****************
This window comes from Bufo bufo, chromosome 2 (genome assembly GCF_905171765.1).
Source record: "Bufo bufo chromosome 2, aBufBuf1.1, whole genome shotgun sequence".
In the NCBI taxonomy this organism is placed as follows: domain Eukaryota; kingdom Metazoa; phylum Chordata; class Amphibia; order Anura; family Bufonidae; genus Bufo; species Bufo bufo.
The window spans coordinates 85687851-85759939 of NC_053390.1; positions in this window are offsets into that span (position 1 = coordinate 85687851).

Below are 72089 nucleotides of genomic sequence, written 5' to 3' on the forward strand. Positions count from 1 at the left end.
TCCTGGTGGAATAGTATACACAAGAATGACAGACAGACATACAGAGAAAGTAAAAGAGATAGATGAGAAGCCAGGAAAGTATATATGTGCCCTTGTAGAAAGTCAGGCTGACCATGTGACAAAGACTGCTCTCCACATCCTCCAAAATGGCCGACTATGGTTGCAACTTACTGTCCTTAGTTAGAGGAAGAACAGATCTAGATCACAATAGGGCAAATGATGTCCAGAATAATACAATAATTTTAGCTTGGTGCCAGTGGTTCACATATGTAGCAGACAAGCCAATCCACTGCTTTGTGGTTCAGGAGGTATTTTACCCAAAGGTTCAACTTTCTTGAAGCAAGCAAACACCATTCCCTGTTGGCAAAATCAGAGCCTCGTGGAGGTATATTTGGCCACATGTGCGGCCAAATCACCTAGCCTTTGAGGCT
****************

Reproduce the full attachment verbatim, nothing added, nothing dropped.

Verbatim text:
This window comes from Bufo bufo, chromosome 2 (genome assembly GCF_905171765.1).
Source record: "Bufo bufo chromosome 2, aBufBuf1.1, whole genome shotgun sequence".
In the NCBI taxonomy this organism is placed as follows: domain Eukaryota; kingdom Metazoa; phylum Chordata; class Amphibia; order Anura; family Bufonidae; genus Bufo; species Bufo bufo.
The window spans coordinates 85687851-85759939 of NC_053390.1; positions in this window are offsets into that span (position 1 = coordinate 85687851).

Below are 72089 nucleotides of genomic sequence, written 5' to 3' on the forward strand. Positions count from 1 at the left end.
TCCTGGTGGAATAGTATACACAAGAATGACAGACAGACATACAGAGAAAGTAAAAGAGATAGATGAGAAGCCAGGAAAGTATATATGTGCCCTTGTAGAAAGTCAGGCTGACCATGTGACAAAGACTGCTCTCCACATCCTCCAAAATGGCCGACTATGGTTGCAACTTACTGTCCTTAGTTAGAGGAAGAACAGATCTAGATCACAATAGGGCAAATGATGTCCAGAATAATACAATAATTTTAGCTTGGTGCCAGTGGTTCACATATGTAGCAGACAAGCCAATCCACTGCTTTGTGGTTCAGGAGGTATTTTACCCAAAGGTTCAACTTTCTTGAAGCAAGCAAACACCATTCCCTGTTGGCAAAATCAGAGCCTCGTGGAGGTATATTTGGCCACATGTGCGGCCAAATCACCTAGCCTTTGAGGCT